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01.12.2018 | Research | Ausgabe 1/2018 Open Access

Critical Care 1/2018

Epidemiology of sepsis in intensive care units in Turkey: a multicenter, point-prevalence study

Critical Care > Ausgabe 1/2018
Nur Baykara, Halis Akalın, Mustafa Kemal Arslantaş, Volkan Hancı, Çiğdem Çağlayan, Ferda Kahveci, Kubilay Demirağ, Canan Baydemir, Necmettin Ünal, Sepsis Study Group
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Electronic supplementary material

The online version of this article (https://​doi.​org/​10.​1186/​s13054-018-2013-1) contains supplementary material, which is available to authorized users.



The prevalence and mortality of sepsis are largely unknown in Turkey, a country with high antibiotic resistance. A national, multicenter, point-prevalence study was conducted to determine the prevalence, causative microorganisms, and outcome of sepsis in intensive care units (ICUs) in Turkey.


A total of 132 ICUs from 94 hospitals participated. All patients (aged > 18 years) present at the participating ICUs or admitted for any duration within a 24-h period (08:00 on January 27, 2016 to 08:00 on January 28, 2016) were included. The presence of systemic inflammatory response syndrome (SIRS), severe sepsis, and septic shock were assessed and documented based on the consensus criteria of the American College of Chest Physicians and Society of Critical Care Medicine (SEPSIS-I) in infected patients. Patients with septic shock were also assessed using the SEPSIS-III definitions. Data regarding demographics, illness severity, comorbidities, microbiology, therapies, length of stay, and outcomes (dead/alive during 30 days) were recorded.


Of the 1499 patients included in the analysis, 237 (15.8%) had infection without SIRS, 163 (10.8%) had infection with SIRS, 260 (17.3%) had severe sepsis without shock, and 203 (13.5%) had septic shock. The mortality rates were higher in patients with severe sepsis (55.7%) and septic shock (70.4%) than those with infection alone (24.8%) and infection + SIRS (31.2%) (p < 0.001). According to SEPSIS-III, 104 (6.9%) patients had septic shock (mortality rate, 75.9%). The respiratory system (71.6%) was the most common site of infection, and Acinetobacter spp. (33.7%) were the most common isolated pathogen. Approximately, 74.9%, 39.1%, and 26.5% of Acinetobacter, Klebsiella, and Pseudomonas spp. isolates, respectively, were carbapenem-resistant, which was not associated with a higher mortality risk. Age, acute physiology and chronic health evaluation II score at ICU admission, sequential organ failure assessment score on study day, solid organ malignancy, presence of severe sepsis or shock, Candida spp. infection, renal replacement treatment, and a nurse-to-patient ratio of 1:4 (compared with a nurse-to-patient ratio of 1:2) were independent predictors of mortality in infected patients.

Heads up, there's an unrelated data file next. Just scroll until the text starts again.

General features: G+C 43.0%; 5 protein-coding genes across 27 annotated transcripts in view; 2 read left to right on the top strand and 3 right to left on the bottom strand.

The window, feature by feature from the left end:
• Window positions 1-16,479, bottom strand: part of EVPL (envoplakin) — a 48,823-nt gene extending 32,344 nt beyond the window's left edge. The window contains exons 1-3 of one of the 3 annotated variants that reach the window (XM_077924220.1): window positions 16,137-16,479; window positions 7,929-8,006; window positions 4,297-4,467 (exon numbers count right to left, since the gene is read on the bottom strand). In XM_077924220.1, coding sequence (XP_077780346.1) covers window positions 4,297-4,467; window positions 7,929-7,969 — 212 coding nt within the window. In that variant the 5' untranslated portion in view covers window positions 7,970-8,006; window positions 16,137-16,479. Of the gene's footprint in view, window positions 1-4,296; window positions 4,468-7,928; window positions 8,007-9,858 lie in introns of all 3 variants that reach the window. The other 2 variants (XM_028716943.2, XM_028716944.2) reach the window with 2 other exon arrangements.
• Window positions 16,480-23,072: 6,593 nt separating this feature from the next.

A high prevalence of sepsis and an unacceptably high mortality rate were observed in Turkish ICUs. Although the prevalence of carbapenem resistance was high in Turkish ICUs, it was not associated with a higher risk for mortality.

Trial registration ID NCT03249246. Date: August 15, 2017. Retrospectively registered.
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